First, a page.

Is the position of God subject to the confirmation process?
Does the Lord Almighty require the advice and consent of the Senate?
These are no longer abstract questions.
John Brennan may not be divine, but he plays God often as President Barack Obama's counterterrorism chief — and he will do so even more frequently once he moves to Langley as CIA director when (not if) senators confirm him.
Brennan is the architect of the drone warfare program, an extraordinary assertion of the executive's powers. In this new, hidden warfare, unelected officials, without the blessing of a court, or anything else, order killings of suspected terrorists — even American citizens, perhaps on U.S. soil.
It's an expansion of presidential authority crying out for congressional oversight, and last week was the Senate's big chance to explore in public the policy of targeted killing using unmanned aircraft. But the only drones in evidence Thursday afternoon at Brennan's confirmation hearing were the lawmakers on the dais. With few exceptions, they weren't prying, and Brennan wasn't volunteering.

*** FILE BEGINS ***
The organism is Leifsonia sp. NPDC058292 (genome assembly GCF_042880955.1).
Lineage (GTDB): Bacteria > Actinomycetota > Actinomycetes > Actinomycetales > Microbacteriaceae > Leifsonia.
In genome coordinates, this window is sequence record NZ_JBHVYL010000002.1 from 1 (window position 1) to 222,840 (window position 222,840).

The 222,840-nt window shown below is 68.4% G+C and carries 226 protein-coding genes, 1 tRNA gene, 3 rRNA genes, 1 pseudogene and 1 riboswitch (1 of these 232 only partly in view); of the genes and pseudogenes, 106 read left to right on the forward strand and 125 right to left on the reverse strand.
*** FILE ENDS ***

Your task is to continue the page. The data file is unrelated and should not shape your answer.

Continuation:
Would Brennan provide the Senate intelligence committee with a list of countries in which the CIA has performed targeted killings? "If I were to be confirmed as director of CIA, I would get back to you" was all Brennan would commit to, "and it would be my intention to do everything possible to meet this committee's legitimate interests and requests."
Would Brennan talk about the killing of Anwar al-Awlaki, one of the most prominent targets of drone warfare?
"I'm not going to talk about any particular operation or responsibility on the part of the U.S. government for anything whatever," Brennan replied.
"See, that's the problem," the committee chairman, Sen. Dianne Feinstein, D-Calif., replied; she noted that she has asked the administration "for increased transparency on the use of targeted force for over a year."